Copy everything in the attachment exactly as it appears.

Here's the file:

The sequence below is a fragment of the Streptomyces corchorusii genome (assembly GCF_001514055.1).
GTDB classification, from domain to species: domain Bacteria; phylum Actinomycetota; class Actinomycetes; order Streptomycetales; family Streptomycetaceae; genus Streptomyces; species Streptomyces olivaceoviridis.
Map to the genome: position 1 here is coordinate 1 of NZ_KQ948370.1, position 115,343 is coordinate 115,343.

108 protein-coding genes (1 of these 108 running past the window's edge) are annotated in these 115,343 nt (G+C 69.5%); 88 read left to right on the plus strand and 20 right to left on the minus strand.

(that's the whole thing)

The sequence below is a fragment of the Streptomyces corchorusii genome (assembly GCF_001514055.1).
GTDB classification, from domain to species: domain Bacteria; phylum Actinomycetota; class Actinomycetes; order Streptomycetales; family Streptomycetaceae; genus Streptomyces; species Streptomyces olivaceoviridis.
Map to the genome: position 1 here is coordinate 1 of NZ_KQ948370.1, position 115,343 is coordinate 115,343.

108 protein-coding genes (1 of these 108 running past the window's edge) are annotated in these 115,343 nt (G+C 69.5%); 88 read left to right on the plus strand and 20 right to left on the minus strand.